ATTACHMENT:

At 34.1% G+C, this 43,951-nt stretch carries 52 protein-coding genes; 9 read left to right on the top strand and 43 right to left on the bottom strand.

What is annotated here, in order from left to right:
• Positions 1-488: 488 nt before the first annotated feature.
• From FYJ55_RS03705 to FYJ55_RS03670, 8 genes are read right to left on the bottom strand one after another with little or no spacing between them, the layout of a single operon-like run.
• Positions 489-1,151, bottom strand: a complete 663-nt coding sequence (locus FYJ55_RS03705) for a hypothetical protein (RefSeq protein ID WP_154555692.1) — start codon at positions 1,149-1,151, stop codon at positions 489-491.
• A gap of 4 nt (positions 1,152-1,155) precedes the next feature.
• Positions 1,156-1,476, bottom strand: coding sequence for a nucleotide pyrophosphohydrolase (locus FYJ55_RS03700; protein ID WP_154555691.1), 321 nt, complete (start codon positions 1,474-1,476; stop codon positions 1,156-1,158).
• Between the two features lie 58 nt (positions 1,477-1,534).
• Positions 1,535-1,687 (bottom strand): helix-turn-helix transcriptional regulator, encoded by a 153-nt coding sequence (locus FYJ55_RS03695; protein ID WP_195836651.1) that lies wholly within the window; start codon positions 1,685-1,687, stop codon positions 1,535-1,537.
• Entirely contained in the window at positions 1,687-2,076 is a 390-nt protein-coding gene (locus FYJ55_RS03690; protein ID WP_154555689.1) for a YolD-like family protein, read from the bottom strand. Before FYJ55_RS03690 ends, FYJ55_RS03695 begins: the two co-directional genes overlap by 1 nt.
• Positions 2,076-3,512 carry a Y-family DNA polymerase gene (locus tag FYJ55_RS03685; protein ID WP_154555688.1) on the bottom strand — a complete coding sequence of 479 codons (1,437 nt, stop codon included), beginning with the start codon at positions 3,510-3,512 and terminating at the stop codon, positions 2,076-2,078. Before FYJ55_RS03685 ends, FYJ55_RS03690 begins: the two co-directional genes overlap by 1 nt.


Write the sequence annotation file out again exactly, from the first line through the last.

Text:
At 34.1% G+C, this 43,951-nt stretch carries 52 protein-coding genes; 9 read left to right on the top strand and 43 right to left on the bottom strand.

What is annotated here, in order from left to right:
• Positions 1-488: 488 nt before the first annotated feature.
• From FYJ55_RS03705 to FYJ55_RS03670, 8 genes are read right to left on the bottom strand one after another with little or no spacing between them, the layout of a single operon-like run.
• Positions 489-1,151, bottom strand: a complete 663-nt coding sequence (locus FYJ55_RS03705) for a hypothetical protein (RefSeq protein ID WP_154555692.1) — start codon at positions 1,149-1,151, stop codon at positions 489-491.
• A gap of 4 nt (positions 1,152-1,155) precedes the next feature.
• Positions 1,156-1,476, bottom strand: coding sequence for a nucleotide pyrophosphohydrolase (locus FYJ55_RS03700; protein ID WP_154555691.1), 321 nt, complete (start codon positions 1,474-1,476; stop codon positions 1,156-1,158).
• Between the two features lie 58 nt (positions 1,477-1,534).
• Positions 1,535-1,687 (bottom strand): helix-turn-helix transcriptional regulator, encoded by a 153-nt coding sequence (locus FYJ55_RS03695; protein ID WP_195836651.1) that lies wholly within the window; start codon positions 1,685-1,687, stop codon positions 1,535-1,537.
• Entirely contained in the window at positions 1,687-2,076 is a 390-nt protein-coding gene (locus FYJ55_RS03690; protein ID WP_154555689.1) for a YolD-like family protein, read from the bottom strand. Before FYJ55_RS03690 ends, FYJ55_RS03695 begins: the two co-directional genes overlap by 1 nt.
• Positions 2,076-3,512 carry a Y-family DNA polymerase gene (locus tag FYJ55_RS03685; protein ID WP_154555688.1) on the bottom strand — a complete coding sequence of 479 codons (1,437 nt, stop codon included), beginning with the start codon at positions 3,510-3,512 and terminating at the stop codon, positions 2,076-2,078. Before FYJ55_RS03685 ends, FYJ55_RS03690 begins: the two co-directional genes overlap by 1 nt.